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David Foster Wallace News and Resources Since March 97

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Home News by Category Critical Analysis Bloomsbury Literary Studies David Foster Wallace Blog Series

Bloomsbury Literary Studies David Foster Wallace Blog Series

Head over to the Bloomsbury Literary Studies blog for a series of blog posts by three big names in Wallace scholarship to honor the 56th anniversary of David Foster Wallace's birth and to celebrate the mark he has made on contemporary culture and literature.

David Hering - Thinking About David Foster Wallace, Misogyny and Scholarship

[...] What I mean to illustrate by these examples is not that Wallace was some shining, gender-conscious saint – he wasn’t – but that when we talk about misogyny in relation to his writing we might be attuned to the fact that he was committed to addressing it as a major problem of contemporary culture. Does he always succeed? No. Should we talk about the problems inherent in Wallace’s portrayals of gender? Of course. It’s fundamental to a reading and understanding of the work. But this shouldn’t preclude a discussion that moves beyond an elision of Wallace’s work with the more unsavoury elements of his readership. [...]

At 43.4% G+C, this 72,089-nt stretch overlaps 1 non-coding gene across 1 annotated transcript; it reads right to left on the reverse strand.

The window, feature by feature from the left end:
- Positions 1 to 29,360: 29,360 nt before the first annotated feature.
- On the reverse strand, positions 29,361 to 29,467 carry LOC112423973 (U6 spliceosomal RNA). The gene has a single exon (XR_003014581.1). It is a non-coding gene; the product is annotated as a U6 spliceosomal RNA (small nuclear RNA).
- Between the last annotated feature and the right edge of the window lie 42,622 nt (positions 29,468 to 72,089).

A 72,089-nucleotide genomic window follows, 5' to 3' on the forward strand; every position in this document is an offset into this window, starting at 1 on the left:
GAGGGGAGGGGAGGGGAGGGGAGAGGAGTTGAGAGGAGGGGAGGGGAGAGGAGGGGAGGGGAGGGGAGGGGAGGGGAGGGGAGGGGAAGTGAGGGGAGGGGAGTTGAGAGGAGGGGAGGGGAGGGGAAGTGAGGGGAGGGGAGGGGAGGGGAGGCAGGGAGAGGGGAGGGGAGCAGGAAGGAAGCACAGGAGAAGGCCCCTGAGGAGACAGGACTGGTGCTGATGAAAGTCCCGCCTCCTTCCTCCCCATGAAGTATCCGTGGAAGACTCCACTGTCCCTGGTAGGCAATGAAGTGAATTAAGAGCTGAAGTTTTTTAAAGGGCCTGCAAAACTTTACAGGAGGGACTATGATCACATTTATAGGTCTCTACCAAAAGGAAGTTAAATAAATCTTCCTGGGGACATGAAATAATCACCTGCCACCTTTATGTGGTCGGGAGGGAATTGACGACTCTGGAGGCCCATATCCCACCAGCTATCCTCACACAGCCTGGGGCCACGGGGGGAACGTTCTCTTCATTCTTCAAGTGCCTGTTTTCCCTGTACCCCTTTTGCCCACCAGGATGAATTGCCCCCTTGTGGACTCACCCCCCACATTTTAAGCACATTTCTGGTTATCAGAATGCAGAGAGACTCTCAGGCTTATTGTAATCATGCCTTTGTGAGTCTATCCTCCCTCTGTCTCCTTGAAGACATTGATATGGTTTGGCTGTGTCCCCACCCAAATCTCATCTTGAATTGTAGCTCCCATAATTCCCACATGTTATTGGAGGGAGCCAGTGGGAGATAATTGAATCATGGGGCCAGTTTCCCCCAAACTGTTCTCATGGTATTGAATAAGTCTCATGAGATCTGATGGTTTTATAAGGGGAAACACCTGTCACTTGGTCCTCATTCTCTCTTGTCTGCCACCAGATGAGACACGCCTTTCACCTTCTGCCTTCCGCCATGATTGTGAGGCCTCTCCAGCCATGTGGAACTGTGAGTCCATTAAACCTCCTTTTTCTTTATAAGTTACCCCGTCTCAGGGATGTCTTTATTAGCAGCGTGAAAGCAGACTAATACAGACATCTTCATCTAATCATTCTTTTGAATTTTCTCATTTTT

Clare Hayes-Brady - Belatedness: reading David Foster Wallace in 2018

[...] Fascinated by language and large systems, Wallace imagined dystopian futures in which American society was corporatised and tranquilised by consumerism to the point of a near-total loss of energy. While Jest, in particular, looks at the entertainment industry, and the danger of a society gratifying its most infantile desires, the undercurrent of Wallace’s writing is distinctly political, a thread that has begun to be given serious critical attention in recent years. Throughout his work, political and civic engagement appears to offer a kind of purpose that is the very antithesis of the narcissistic disaffection he depicts in so many of his characters. [...]

Marshall Boswell - The Wallace Effect

[...] What fascinated me most about Eugenides’ playful strategy was the resourceful way it drew upon, and even parodied, Wallace’s various fictional confrontations with his literary rivals, namely John Barth, Thomas Pynchon, and Don DeLillo. [...]

Great reading.

Last Updated on Saturday, 03 March 2018 12:10  

The Howling Fantods